A similar awareness campaign from the Family of Water Suppliers in Santa Clarita, including Castaic Lake Water Agency, focuses slightly differently on a common misconception: when it rains, the drought is over. This awareness campaign reminds people that just because it rains, the drought is not over.
A social marketing campaign differs from an awareness campaign significantly. A social marketing campaign is a campaign that tries to change behavior. By presenting images that motivate people to do the “right” thing (or that poke fun of people doing the “wrong” thing), public agencies can gently move people to better practices that are good for the residents and good for the public agency. However, most of the time, you can’t just tell people to do the right thing. It generally doesn't work. People have too much going on in their lives to listen, unless you make it extremely relevant. You need to have a campaign that refines your message.
These are the sorts of questions that are used in campaign planning:
- Who are we targeting?
- What is our message?
- What partnerships will help with our message?
- What are the barriers to being understood (or listened to)?
During the last drought, many water agencies in California had to tackle how to let people know it was okay to let their lawn get less water and go dormant (yellow). Because green lawns are one way that people tend to rate their status (i.e., I have a green lawn, so I must be financially secure), this is a particularly challenging task. San Diego County Water Authority has a social marketing campaign that tackles this in a unique way.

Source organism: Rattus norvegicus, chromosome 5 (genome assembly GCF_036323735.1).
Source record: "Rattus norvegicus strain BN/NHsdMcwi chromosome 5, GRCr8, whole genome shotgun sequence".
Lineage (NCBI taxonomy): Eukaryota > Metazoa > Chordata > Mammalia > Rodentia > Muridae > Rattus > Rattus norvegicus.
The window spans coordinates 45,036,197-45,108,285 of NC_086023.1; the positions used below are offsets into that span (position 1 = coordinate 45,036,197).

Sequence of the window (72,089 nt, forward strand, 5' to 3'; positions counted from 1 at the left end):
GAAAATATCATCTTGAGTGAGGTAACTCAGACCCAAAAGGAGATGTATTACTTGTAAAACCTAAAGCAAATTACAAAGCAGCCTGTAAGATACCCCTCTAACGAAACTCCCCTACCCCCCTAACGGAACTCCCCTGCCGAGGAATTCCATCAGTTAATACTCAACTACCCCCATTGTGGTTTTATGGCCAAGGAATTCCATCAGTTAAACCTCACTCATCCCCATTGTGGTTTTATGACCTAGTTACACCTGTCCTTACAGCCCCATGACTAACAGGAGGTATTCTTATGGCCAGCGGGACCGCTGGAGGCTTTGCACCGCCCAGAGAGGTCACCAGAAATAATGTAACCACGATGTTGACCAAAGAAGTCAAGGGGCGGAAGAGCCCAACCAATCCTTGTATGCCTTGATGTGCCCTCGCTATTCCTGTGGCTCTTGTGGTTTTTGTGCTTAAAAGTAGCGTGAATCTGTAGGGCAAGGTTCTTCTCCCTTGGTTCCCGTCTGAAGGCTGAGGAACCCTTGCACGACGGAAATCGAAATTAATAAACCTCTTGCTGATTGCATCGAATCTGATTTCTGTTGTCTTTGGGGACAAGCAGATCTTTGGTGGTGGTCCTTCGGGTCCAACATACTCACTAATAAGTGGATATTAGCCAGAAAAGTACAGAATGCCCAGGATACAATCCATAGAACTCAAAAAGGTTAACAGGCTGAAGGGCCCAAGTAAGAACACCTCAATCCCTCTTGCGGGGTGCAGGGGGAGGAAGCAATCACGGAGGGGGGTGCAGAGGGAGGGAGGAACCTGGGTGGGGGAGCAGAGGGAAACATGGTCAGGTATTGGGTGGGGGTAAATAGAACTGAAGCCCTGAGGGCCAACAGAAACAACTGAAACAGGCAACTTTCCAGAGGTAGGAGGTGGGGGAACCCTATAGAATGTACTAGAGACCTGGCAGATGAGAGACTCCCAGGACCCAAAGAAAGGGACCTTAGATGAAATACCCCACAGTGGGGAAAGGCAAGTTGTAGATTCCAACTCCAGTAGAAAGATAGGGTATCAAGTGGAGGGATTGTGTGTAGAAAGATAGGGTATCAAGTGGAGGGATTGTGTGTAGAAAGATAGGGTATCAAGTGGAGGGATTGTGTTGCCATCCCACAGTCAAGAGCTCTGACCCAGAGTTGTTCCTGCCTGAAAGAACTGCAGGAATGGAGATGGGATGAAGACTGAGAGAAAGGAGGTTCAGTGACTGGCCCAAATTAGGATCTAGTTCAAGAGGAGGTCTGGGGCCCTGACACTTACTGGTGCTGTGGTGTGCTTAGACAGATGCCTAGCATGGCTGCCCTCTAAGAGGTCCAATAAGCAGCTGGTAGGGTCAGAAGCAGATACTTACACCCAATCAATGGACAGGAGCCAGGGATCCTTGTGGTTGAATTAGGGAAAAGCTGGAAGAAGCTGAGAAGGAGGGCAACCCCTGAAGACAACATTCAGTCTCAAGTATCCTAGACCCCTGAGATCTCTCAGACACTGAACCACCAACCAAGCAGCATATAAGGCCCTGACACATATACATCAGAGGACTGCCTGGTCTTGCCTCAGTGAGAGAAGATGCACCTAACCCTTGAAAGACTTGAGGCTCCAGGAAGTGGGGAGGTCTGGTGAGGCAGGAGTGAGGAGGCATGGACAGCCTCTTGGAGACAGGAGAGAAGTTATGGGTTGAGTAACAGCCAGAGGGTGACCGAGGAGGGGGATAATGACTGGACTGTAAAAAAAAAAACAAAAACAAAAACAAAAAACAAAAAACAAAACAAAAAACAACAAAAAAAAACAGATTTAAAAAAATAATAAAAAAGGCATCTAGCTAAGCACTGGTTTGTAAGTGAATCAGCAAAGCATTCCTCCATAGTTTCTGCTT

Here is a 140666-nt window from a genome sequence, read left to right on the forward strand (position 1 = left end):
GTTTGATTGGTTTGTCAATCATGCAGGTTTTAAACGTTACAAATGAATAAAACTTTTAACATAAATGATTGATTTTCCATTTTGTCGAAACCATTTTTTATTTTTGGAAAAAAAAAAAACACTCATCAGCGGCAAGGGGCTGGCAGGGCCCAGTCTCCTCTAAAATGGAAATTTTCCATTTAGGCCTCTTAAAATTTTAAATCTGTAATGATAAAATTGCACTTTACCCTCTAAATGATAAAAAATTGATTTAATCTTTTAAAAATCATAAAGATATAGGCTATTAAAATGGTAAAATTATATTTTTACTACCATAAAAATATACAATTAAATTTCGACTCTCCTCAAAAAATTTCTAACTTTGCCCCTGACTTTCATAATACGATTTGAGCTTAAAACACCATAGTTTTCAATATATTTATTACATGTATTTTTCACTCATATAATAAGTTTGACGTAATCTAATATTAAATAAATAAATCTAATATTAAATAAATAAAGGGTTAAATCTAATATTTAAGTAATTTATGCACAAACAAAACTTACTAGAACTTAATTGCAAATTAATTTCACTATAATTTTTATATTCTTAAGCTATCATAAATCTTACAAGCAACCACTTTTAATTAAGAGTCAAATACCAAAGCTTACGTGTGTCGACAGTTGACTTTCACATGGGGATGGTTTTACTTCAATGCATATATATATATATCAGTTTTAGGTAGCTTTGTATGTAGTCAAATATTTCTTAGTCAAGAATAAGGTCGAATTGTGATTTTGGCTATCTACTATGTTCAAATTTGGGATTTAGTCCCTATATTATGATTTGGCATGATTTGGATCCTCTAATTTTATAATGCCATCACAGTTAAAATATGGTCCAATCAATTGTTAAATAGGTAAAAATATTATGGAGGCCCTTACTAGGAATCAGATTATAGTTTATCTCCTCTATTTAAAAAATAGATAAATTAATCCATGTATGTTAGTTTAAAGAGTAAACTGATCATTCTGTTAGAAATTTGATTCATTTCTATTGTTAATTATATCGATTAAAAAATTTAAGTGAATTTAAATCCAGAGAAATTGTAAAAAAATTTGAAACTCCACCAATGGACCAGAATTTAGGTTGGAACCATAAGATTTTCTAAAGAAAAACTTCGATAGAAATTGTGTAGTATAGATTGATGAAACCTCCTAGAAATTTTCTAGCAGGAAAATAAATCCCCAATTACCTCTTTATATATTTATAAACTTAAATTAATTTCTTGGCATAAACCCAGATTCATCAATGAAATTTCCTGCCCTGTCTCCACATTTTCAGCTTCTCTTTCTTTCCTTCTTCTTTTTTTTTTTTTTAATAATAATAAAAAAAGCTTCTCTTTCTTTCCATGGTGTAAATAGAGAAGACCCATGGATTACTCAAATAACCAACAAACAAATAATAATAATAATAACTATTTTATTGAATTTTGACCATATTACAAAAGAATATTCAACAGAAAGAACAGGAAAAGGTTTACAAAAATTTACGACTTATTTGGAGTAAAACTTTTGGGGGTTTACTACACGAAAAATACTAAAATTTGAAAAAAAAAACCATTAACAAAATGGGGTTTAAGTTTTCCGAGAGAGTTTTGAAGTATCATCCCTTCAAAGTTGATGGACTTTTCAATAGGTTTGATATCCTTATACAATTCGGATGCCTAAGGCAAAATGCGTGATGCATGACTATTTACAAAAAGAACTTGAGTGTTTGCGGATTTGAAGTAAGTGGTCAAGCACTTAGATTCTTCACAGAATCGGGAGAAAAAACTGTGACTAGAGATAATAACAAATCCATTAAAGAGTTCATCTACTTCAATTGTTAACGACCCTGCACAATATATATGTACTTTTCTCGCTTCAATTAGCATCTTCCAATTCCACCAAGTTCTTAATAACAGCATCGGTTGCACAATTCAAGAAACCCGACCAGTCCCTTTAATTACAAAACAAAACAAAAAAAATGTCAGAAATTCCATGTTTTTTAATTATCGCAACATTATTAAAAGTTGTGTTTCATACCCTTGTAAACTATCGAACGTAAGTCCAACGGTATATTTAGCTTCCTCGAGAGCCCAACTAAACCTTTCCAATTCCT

In the image from San Diego County Water Authority, the Authority has chosen to reframe brown grass as “tan” grass, most likely hoping that this will make it seem more appealing. This is a variation of “Brown is the new green,” a phrase made popular by Governor Brown in the same drought, but working with language that may be more appealing (i.e., tan rather than brown).
Castaic Lake Water Agency has a similar goal of reducing water use for turf grass, but has taken a different tactic by focusing on the appealing aspects of replacing a lawn (more color, more fun, more time):
Many social marketing campaigns have concentrated on the behavior that was prohibited initially during the drought in California, including stopping irrigation run-off, but also refraining from watering sidewalks or washing cars without shut-off nozzles, or using even non-recirculating fountains. While raising awareness of the drought is important, these were all behaviors that were targeted by many water companies in social marketing efforts to behavior change.
- Do a quick scan through a newspaper or click through a few websites starting with an online newspaper. Give an example of an awareness campaign and an example of a social marketing campaign. Examples do not need to be from the water industry.
- Design a social marketing campaign and present your results. Answer these questions:
- Who are you trying to target?
- What is the message?
- What are the hurdles?
Awareness campaign—A campaign to make more people aware of something, but it isn’t necessarily to make people change their behavior
Social marketing campaign—A campaign that tries to change behavior